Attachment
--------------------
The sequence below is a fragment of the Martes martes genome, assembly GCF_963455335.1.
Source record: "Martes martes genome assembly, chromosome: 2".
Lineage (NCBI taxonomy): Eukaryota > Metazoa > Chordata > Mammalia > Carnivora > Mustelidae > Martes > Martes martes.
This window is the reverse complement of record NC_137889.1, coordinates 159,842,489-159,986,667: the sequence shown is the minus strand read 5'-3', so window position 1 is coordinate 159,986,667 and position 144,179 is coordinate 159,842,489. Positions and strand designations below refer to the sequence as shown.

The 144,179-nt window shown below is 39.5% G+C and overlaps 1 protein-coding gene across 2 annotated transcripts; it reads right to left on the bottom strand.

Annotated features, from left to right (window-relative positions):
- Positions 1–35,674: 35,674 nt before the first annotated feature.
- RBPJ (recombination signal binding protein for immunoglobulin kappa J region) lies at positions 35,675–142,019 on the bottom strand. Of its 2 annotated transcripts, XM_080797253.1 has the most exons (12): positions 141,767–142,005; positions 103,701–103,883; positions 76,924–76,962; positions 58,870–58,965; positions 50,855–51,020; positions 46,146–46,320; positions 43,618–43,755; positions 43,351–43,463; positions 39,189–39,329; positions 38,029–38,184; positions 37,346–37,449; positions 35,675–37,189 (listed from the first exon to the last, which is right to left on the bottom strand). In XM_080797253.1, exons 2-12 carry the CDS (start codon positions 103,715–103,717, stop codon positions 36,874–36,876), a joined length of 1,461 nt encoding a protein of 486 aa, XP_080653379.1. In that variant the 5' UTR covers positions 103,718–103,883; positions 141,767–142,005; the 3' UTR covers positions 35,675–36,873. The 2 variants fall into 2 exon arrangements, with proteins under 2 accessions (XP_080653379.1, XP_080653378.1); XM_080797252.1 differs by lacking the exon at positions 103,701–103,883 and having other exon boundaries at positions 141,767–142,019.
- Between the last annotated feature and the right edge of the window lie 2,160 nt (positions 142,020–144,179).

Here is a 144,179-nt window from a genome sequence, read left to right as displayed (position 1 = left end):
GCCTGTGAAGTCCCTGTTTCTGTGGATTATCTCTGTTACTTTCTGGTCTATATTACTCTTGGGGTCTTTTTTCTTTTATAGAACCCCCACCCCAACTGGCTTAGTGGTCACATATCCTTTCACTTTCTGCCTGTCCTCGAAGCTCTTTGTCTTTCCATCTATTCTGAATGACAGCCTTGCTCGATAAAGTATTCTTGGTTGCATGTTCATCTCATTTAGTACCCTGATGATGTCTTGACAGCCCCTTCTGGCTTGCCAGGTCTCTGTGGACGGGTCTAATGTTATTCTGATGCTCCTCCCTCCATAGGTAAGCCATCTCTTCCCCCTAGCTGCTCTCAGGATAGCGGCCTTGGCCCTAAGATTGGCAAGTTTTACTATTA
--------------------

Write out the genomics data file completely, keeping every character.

The sequence below is a fragment of the Martes martes genome, assembly GCF_963455335.1.
Source record: "Martes martes genome assembly, chromosome: 2".
Lineage (NCBI taxonomy): Eukaryota > Metazoa > Chordata > Mammalia > Carnivora > Mustelidae > Martes > Martes martes.
This window is the reverse complement of record NC_137889.1, coordinates 159,842,489-159,986,667: the sequence shown is the minus strand read 5'-3', so window position 1 is coordinate 159,986,667 and position 144,179 is coordinate 159,842,489. Positions and strand designations below refer to the sequence as shown.

The 144,179-nt window shown below is 39.5% G+C and overlaps 1 protein-coding gene across 2 annotated transcripts; it reads right to left on the bottom strand.

Annotated features, from left to right (window-relative positions):
- Positions 1–35,674: 35,674 nt before the first annotated feature.
- RBPJ (recombination signal binding protein for immunoglobulin kappa J region) lies at positions 35,675–142,019 on the bottom strand. Of its 2 annotated transcripts, XM_080797253.1 has the most exons (12): positions 141,767–142,005; positions 103,701–103,883; positions 76,924–76,962; positions 58,870–58,965; positions 50,855–51,020; positions 46,146–46,320; positions 43,618–43,755; positions 43,351–43,463; positions 39,189–39,329; positions 38,029–38,184; positions 37,346–37,449; positions 35,675–37,189 (listed from the first exon to the last, which is right to left on the bottom strand). In XM_080797253.1, exons 2-12 carry the CDS (start codon positions 103,715–103,717, stop codon positions 36,874–36,876), a joined length of 1,461 nt encoding a protein of 486 aa, XP_080653379.1. In that variant the 5' UTR covers positions 103,718–103,883; positions 141,767–142,005; the 3' UTR covers positions 35,675–36,873. The 2 variants fall into 2 exon arrangements, with proteins under 2 accessions (XP_080653379.1, XP_080653378.1); XM_080797252.1 differs by lacking the exon at positions 103,701–103,883 and having other exon boundaries at positions 141,767–142,019.
- Between the last annotated feature and the right edge of the window lie 2,160 nt (positions 142,020–144,179).

Here is a 144,179-nt window from a genome sequence, read left to right as displayed (position 1 = left end):
GCCTGTGAAGTCCCTGTTTCTGTGGATTATCTCTGTTACTTTCTGGTCTATATTACTCTTGGGGTCTTTTTTCTTTTATAGAACCCCCACCCCAACTGGCTTAGTGGTCACATATCCTTTCACTTTCTGCCTGTCCTCGAAGCTCTTTGTCTTTCCATCTATTCTGAATGACAGCCTTGCTCGATAAAGTATTCTTGGTTGCATGTTCATCTCATTTAGTACCCTGATGATGTCTTGACAGCCCCTTCTGGCTTGCCAGGTCTCTGTGGACGGGTCTAATGTTATTCTGATGCTCCTCCCTCCATAGGTAAGCCATCTCTTCCCCCTAGCTGCTCTCAGGATAGCGGCCTTGGCCCTAAGATTGGCAAGTTTTACTATTA